HOME MINKE RIGHT FINBACK SEI HUMPBACK ORCA BLUE
SUPPORT ETHICS TALES SONGS IMAGES GUESTBOOK LINKS SHARKS

Tests show no sign of red tide in area where whales died

BY ALISON AULD
Canadian Press
Aug. 09/03

    HALIFAX - Scientists are reworking a theory that 17 whales died from eating toxic algae off southwestern Nova Scotia, after early tests showed no signs of the lethal red tide in the immediate area.
   Preliminary findings show the water and a certain fish species that the whales ate in the region near George's Bank had no traces of the algae.
    American and Canadian scientists had suspected the fin, pilot and humpback whales became exposed to the toxin through the water or the tonnes of krill they eat every day.
   Still, the negative findings have raised the possibility that the whales could have become contaminated in another region and then died in the shallow area that straddles Canadian and U.S. waters.
   "So the question is still there and we're continuing our investigation to determine the cause," Jerry Conway, marine mammal adviser with the Department of Fisheries and Oceans, said Friday.
   "There is a probability that it is a toxic issue, but not in the area where we found the whales."
   Marine biologists are still awaiting results from a battery of other tests that could yield some insight into the one of the largest whale die-offs in recent years.
   The last time so many whales died this close together was in 1987, when red tide killed 14 off the New England coast.
   A key piece of information is where the whales were before they died.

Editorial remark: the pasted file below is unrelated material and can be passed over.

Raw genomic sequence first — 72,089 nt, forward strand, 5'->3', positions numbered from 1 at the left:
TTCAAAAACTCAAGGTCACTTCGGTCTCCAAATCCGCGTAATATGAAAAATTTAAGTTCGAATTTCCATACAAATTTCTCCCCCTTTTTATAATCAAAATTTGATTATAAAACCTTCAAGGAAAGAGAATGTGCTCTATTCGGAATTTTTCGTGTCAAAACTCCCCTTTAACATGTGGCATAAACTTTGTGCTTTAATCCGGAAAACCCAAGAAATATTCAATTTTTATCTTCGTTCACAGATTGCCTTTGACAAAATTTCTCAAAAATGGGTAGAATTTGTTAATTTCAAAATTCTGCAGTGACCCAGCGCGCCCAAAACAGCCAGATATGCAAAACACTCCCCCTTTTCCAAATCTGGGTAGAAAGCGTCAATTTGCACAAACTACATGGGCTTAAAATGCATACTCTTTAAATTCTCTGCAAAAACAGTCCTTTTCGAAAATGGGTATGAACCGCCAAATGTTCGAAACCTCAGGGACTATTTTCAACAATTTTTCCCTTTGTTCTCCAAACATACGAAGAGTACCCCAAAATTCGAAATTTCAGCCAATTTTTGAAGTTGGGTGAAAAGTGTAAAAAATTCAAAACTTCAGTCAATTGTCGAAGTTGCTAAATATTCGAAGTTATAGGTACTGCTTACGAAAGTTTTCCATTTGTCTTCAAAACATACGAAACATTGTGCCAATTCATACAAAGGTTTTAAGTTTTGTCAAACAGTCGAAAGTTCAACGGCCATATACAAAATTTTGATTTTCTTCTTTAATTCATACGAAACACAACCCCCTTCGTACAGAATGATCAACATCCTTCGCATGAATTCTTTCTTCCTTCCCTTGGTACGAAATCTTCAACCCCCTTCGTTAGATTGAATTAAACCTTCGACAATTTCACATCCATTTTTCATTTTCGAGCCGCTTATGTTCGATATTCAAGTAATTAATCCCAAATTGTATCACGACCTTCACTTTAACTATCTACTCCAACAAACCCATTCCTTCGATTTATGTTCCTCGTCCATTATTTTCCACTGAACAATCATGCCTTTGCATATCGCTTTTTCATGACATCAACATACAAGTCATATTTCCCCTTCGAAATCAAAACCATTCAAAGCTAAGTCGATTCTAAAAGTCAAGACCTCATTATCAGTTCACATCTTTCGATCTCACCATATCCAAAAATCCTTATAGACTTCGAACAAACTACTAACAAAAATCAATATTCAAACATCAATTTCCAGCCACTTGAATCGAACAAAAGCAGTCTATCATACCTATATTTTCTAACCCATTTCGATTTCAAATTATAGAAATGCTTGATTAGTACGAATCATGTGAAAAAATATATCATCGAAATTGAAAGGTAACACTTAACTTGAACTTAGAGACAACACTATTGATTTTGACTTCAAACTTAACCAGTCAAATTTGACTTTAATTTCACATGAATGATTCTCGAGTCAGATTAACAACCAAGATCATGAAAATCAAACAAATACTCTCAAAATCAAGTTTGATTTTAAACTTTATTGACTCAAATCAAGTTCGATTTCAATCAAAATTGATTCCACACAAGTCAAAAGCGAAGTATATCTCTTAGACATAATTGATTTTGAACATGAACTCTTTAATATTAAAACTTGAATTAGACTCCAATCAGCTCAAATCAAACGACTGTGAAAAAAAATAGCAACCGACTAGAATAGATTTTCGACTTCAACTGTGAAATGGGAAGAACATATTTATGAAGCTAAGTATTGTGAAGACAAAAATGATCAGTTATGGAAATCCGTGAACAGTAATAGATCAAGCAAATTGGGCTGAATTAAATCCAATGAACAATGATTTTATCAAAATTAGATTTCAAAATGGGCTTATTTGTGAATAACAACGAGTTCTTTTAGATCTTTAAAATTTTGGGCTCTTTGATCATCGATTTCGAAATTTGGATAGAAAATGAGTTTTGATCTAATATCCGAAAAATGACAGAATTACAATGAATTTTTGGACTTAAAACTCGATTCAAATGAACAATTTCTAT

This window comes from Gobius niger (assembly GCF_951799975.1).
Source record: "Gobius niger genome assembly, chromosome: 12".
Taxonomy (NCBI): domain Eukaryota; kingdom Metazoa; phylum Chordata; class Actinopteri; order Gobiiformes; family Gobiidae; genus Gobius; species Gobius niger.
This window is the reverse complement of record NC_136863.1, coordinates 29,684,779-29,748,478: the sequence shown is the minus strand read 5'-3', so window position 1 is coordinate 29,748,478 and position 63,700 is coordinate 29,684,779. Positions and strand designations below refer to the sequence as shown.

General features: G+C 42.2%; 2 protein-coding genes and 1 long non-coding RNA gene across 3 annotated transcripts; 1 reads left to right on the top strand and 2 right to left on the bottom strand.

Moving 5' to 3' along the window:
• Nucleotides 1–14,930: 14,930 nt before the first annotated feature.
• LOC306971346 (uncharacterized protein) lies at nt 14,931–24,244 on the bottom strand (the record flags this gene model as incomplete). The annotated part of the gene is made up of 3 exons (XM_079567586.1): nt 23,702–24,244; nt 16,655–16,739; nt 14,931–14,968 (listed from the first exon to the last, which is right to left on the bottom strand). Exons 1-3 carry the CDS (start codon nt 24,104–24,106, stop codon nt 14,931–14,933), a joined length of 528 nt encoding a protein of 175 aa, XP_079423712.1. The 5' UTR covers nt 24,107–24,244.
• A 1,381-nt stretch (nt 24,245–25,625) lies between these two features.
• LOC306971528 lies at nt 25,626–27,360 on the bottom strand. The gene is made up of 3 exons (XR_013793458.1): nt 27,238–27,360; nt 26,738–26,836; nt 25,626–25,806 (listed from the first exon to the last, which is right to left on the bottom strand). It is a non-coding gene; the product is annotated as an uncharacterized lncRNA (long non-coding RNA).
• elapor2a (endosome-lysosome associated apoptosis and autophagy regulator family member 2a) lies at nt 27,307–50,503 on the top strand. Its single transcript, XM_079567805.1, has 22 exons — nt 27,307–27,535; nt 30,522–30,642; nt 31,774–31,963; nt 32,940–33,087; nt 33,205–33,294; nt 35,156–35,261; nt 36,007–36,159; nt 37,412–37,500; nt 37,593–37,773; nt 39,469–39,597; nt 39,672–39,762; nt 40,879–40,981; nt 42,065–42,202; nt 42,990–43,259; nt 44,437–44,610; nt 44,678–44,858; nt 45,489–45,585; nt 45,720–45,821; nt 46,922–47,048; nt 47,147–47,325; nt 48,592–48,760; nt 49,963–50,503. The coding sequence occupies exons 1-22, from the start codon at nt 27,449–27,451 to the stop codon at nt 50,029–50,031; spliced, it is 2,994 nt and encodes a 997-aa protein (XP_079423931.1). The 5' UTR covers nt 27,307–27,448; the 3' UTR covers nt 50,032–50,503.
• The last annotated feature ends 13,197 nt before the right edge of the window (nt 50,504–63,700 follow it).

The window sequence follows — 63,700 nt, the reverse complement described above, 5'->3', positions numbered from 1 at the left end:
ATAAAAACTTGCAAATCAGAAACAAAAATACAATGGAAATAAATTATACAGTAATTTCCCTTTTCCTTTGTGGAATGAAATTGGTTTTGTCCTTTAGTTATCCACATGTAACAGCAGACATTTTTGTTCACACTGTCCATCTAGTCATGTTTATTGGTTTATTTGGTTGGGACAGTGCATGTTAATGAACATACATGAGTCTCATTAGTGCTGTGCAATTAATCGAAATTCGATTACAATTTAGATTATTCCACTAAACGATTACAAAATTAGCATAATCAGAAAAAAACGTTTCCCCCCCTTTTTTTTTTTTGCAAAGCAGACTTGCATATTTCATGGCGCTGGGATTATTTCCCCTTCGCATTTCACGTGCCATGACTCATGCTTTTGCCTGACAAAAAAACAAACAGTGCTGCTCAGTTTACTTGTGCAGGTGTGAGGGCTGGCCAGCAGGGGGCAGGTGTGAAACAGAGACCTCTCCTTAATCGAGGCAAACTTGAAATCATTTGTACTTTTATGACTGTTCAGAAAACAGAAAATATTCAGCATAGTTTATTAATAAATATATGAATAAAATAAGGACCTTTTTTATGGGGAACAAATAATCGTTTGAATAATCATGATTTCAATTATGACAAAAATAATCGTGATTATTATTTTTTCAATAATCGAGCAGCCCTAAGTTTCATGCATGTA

Officials with the U.S. federal fisheries service were conducting tests on four of the animals' digestive tracts to find out what they ate and if it was toxic.
   Canadian marine mammal experts were also awaiting results on the whales' blubber, which could show signs of toxins.
   "We might be able to get from that whether there was a contaminant, which could help figure out where they were," Teri Frady, spokeswoman for the U.S. National Oceanic and Atmospheric Administration Fisheries in the Northeast, said from Woods Hole, Mass.
   Other agencies are tracking the locations of algae blooms along the northeastern U.S. coast to see if they could be linked to the deaths.
   A U.S. fishery patrol boat discovered four dead whales - three humpbacks and one fin - at the end of July on the northeastern tip of George's Bank, an underwater plateau that extends from Nova Scotia to Cape Cod.
   They found several more humpbacks and a pilot whale over the next few days before adding about a dozen more to the toll.
   Mr. Conway said a patrol vessel is now searching for a dead humpback that can be used for a necropsy, or animal autopsy.
   They haven't yet recovered an intact animal and are hoping a fuller examination will help pinpoint the cause.
   The whale carcasses showed no sign of trauma, Ms. Frady said, indicating they likely weren't hit by passing ships or entangled in fishing gear.
   Both are common causes of death for most whale species.
   Red tide is a naturally occurring part of the food chain. Small quantities will not typically affect humans, but large amounts can cause nausea, fever, paralysis and even death.
    The toxin is more dangerous to whales because they eat whole fish by the tonne.

HOME MINKE RIGHT FINBACK SEI HUMPBACK ORCA BLUE
SUPPORT ETHICS TALES SONGS IMAGES GUESTBOOK LINKS SHARKS